Alpine - Green Mountain Valley School, Waitsfield, Vt.
The Green Mountain Valley School (GMVS) in Waitsfield, Vt. was awarded the Alpine Club of the Year Award. Formed in 1973, the club was recognized for its longstanding holistic approach to developing the GMVS community and for its extraordinary work during COVID where the club played a pivotal role in ensuring ski racing could continue during the pandemic.
Under the leadership of Tracy Keller, GMVS has a strong commitment to coaches’ education as well as women in coaching with at least one female coach in every age group from U8 to U19. It has also developed a strong high performance team.
During the pandemic, GMVS took charge - not just for its own programs, but to help ski racing across New England. Despite some of the strictest COVID regulations in the country, GMVS was innovative in working with health officials to create an environment where even out-of-state families could continue to participate. It innovated new policies, schedules, and other protocols to ensure a successful junior ski racing season.
Cross Country - Sun Valley Ski Education Foundation, Ketchum, Idaho
Strong clubs stepped up during the pandemic season, including the Sun Valley Ski Education Foundation (SVSEF) which was awarded Cross Country Club of the Year. Not only did SVSEF rise up to help its own athletes, but it extended its resources to ensure that skiers across the region had opportunities to compete.
Under the leadership of Executive Director Scott McGrew and Cross Country Program Director Rick Kapala, the club expanded opportunities by hosting additional cross country competitions. The club also provided additional representation and support to U.S. Ski & Snowboard for event planning, coaching education and COVID-19 mitigation policy working groups.
As a longstanding club, it continued to have an impact with three of its athletes on national teams. It is the fourth time (1999, 2007, 2009) the club has been recognized as Cross Country Club of the Year.
Freeski - Ski & Snowboard Club Vail, Vail, Colo.
A longstanding club of nearly 70 years, Ski & Snowboard Club Vail really upped its game in freeski over the past two seasons led by Program Director Chris Laske and Head Coach Willis Engelhart. The clear impact was seen in results and enrollment this past season with the club being named Freeski Club of the Year. It is the third time the club has been honored with the award (2013, 2014).
Despite a season impacted by COVID, enrollment in the park and pipe program doubled. SSCV athletes upped their engagement at U.S. Ski & Snowboard and USASA events including the Futures Tour, Revolution Tour and World Cup. The club had seven finalists at Rev Tour, three Futures Tour wins and five other podiums. Willis has also continued to work with Rookie Team athlete Riley Jacobs.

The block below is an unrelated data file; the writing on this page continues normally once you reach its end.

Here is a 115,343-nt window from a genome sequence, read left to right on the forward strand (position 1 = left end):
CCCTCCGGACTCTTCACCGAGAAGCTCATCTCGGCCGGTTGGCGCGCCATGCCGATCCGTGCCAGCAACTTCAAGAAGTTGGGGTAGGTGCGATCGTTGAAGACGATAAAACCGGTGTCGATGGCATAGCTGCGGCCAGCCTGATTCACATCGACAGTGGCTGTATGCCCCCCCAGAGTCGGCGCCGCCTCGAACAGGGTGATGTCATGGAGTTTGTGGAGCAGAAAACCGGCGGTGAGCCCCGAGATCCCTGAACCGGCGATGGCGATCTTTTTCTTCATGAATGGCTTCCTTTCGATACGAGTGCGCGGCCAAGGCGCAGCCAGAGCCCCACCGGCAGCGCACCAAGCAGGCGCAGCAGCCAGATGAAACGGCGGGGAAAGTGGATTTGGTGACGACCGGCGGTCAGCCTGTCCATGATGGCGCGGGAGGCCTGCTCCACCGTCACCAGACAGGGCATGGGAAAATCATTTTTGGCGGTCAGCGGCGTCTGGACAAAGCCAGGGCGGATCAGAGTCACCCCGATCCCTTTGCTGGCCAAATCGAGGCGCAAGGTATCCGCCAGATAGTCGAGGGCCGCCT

The staff has also been upgraded, now with four coaches - all level 100-300 certified. Former pro skier Sean Jordan, a new addition, brings over a decade of Dew Tour experience to the program.
Freestyle - Park City Ski & Snowboard/Wasatch Freestyle, Park City, Utah
A pandemic season can bring the best out in clubs. Two high-profile freestyle clubs in Utah combined forces to ensure that the sport would continue on, supporting each other on events and providing a playing field for athletes. Jointly, Park City Ski & Snowboard (PCCS) and Wasatch Freestyle were honored as Freestyle Club of the Year.
Wasatch played host to the U.S. Freestyle Championships for moguls, while PCCS managed aerials. Wasatch also held a FIS Open as a NorAm replacement and multiple regional events. PCCS held the U.S. Junior Championships for moguls plus other regional events.
Both programs also had strong seasons. Park City Ski & Snowboard’s moguls program grew 135% thanks in part to its Intro to Mogul Day at the Utah Olympic Park. Wasatch Freestyle had multiple podiums at US Selections, FIS Open, Junior Nationals, and the U.S. Freestyle Championships.
Snowboard - American Snowboard Training Center, Mt. Snow, Vt.
The American Snowboard Training Center (ASTC) was recognized as Snowboard Club of the Year. Founded in 2007 by Olympian Ron Chiodi, ASTC’s mission as a winter-term snowboard academy is to offer a clear path of success in both snowboarding and academics, with a focus on keeping college admissions a priority. Chiodi, who was on the very first Olympic halfpipe team in 1998, has combined with head coach Scott Horwath and the team to build a successful program at Vermont’s Mt. Snow and now ASTC Michigan and ASTC West.
Over the last eight years, ASTC has grown its impact at the Futures Tour, Revolution Tour, and World Cup slopestyle, and big air events. This past year, 16-year-old Lucas Ferry consistently made finals in all Rev Tour events. Fellow 16-year-old Nick Fox also made finals at Aspen in his first Rev Tour.
Between all three programs, the dream of creating a system of support for athletes nationwide has come to fruition. With a clear path and direction for its athletes, the future looks very bright for this unique snowboard academy.